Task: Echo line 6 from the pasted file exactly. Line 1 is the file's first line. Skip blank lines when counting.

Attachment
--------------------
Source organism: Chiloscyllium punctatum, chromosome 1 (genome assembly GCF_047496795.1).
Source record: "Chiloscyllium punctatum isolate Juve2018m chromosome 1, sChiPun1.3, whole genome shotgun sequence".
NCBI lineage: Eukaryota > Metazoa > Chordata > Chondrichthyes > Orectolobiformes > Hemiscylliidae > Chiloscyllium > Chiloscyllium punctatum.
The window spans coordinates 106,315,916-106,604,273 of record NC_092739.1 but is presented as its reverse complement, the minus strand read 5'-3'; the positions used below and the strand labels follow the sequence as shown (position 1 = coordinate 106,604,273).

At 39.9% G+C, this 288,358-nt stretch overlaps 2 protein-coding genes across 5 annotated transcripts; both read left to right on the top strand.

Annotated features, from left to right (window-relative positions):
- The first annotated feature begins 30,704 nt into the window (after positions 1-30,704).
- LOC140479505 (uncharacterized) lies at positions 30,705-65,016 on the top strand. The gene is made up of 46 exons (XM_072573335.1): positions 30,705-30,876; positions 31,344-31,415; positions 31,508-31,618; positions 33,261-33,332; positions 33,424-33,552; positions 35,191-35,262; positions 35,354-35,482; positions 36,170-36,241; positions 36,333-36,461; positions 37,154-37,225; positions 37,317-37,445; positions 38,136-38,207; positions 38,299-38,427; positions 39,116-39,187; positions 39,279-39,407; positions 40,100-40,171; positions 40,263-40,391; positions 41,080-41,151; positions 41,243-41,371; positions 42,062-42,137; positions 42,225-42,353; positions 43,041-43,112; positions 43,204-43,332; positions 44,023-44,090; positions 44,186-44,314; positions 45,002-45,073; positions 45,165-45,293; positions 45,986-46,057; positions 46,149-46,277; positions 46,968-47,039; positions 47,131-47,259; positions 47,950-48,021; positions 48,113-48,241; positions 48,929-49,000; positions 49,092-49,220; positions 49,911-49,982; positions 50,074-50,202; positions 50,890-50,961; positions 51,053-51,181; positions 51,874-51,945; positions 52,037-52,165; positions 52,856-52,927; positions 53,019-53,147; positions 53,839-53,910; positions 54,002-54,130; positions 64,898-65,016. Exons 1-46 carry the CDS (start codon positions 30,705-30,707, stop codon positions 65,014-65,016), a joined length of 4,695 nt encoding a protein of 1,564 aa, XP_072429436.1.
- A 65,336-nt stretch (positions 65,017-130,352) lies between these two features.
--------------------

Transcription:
Annotated features, from left to right (window-relative positions):